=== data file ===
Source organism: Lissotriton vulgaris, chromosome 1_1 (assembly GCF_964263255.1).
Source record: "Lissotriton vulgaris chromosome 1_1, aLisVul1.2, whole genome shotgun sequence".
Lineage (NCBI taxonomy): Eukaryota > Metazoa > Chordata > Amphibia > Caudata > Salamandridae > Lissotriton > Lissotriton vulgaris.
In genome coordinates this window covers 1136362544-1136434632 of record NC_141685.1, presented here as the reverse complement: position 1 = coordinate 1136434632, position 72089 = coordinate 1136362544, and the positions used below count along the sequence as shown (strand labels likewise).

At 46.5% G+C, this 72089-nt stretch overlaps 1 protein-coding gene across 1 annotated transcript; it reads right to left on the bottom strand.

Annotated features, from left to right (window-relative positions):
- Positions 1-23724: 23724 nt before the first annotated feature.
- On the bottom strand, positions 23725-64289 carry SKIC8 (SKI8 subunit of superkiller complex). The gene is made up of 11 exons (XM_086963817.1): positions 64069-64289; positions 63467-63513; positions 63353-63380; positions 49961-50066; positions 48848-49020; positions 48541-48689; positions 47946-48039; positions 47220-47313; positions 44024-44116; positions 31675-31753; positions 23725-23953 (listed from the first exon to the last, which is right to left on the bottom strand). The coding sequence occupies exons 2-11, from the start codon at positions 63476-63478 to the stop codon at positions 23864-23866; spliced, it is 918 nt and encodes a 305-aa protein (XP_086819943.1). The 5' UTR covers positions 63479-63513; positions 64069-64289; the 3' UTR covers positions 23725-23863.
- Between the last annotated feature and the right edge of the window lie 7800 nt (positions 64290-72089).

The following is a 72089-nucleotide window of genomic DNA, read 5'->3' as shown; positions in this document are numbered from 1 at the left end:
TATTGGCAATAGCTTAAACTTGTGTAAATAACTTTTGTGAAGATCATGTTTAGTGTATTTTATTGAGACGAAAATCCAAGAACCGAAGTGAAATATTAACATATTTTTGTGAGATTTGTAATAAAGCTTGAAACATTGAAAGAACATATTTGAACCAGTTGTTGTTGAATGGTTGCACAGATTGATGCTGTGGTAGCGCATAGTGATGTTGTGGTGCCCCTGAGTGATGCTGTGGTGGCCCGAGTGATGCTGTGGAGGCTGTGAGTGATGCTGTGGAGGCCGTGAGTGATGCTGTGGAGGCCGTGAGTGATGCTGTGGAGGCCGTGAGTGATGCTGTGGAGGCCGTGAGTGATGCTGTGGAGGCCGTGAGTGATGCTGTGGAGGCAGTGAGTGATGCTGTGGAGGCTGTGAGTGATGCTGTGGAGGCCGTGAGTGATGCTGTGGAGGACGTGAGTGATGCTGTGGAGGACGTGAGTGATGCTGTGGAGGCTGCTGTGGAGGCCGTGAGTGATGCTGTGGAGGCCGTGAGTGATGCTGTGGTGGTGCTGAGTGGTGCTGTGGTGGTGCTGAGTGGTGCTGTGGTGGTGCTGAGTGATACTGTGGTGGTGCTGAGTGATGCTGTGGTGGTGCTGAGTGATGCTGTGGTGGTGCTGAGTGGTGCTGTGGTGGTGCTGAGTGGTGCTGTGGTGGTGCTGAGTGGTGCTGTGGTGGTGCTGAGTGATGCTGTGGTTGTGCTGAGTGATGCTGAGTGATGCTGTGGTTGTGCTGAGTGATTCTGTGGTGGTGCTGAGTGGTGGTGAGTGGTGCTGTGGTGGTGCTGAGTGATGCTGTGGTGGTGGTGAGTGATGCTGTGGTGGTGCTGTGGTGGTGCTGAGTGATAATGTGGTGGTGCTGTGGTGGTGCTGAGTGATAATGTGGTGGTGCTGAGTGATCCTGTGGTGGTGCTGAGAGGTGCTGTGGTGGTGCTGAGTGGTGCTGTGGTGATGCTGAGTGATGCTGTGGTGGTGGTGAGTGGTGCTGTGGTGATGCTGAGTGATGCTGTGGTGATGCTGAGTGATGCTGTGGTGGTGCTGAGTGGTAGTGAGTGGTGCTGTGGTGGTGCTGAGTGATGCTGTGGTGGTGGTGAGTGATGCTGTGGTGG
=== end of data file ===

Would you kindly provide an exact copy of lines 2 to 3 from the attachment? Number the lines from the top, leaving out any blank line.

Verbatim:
Source record: "Lissotriton vulgaris chromosome 1_1, aLisVul1.2, whole genome shotgun sequence".
Lineage (NCBI taxonomy): Eukaryota > Metazoa > Chordata > Amphibia > Caudata > Salamandridae > Lissotriton > Lissotriton vulgaris.